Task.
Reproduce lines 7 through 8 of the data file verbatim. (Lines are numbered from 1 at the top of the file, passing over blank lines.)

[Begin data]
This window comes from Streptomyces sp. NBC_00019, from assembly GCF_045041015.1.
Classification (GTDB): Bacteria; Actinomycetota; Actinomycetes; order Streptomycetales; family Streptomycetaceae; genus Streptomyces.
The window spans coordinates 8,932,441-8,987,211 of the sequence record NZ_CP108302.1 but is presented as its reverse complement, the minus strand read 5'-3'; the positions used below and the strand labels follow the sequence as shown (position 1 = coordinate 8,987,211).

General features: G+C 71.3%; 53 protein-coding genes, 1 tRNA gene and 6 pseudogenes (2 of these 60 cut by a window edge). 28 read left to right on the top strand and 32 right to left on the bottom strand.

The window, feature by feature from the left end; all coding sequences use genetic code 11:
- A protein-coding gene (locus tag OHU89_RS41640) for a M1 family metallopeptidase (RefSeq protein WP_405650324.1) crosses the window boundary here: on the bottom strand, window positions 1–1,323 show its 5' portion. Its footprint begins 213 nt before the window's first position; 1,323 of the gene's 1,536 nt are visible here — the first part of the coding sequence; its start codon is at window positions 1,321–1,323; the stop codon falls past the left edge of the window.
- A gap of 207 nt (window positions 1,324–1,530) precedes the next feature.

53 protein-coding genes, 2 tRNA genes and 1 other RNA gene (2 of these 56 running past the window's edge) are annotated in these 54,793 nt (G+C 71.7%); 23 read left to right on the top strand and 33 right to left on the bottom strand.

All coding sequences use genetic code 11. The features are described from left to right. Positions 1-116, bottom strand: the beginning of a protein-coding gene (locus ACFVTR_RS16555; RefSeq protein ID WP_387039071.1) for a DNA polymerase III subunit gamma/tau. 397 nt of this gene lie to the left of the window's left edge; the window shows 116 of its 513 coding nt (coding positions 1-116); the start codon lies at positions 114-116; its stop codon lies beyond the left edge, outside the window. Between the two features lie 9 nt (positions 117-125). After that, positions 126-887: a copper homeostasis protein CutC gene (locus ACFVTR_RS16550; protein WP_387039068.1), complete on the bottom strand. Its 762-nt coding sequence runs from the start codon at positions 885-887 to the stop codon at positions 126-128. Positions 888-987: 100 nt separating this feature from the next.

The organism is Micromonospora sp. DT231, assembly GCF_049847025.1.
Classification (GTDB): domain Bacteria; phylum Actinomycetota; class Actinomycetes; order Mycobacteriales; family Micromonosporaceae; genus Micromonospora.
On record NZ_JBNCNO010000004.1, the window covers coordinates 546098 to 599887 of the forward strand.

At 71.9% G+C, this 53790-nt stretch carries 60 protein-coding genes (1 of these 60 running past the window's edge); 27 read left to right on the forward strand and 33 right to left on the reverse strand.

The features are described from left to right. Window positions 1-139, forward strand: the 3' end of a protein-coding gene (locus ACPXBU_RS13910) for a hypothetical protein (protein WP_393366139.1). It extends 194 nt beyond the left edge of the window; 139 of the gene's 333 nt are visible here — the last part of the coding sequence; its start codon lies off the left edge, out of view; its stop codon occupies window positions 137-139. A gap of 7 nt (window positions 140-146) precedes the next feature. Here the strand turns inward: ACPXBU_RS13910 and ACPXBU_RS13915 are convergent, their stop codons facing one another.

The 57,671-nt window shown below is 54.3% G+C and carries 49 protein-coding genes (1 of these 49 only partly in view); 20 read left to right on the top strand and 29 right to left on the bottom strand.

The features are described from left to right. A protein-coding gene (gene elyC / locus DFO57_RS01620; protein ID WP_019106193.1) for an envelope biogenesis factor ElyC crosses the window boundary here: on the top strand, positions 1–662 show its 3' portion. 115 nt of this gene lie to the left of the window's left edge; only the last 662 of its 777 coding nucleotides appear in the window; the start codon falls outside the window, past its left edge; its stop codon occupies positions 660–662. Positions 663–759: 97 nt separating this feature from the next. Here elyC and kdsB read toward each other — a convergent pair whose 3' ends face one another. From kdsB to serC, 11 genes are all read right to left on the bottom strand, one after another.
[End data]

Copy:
- A gap of 207 nt (window positions 1,324–1,530) precedes the next feature.

53 protein-coding genes, 2 tRNA genes and 1 other RNA gene (2 of these 56 running past the window's edge) are annotated in these 54,793 nt (G+C 71.7%); 23 read left to right on the top strand and 33 right to left on the bottom strand.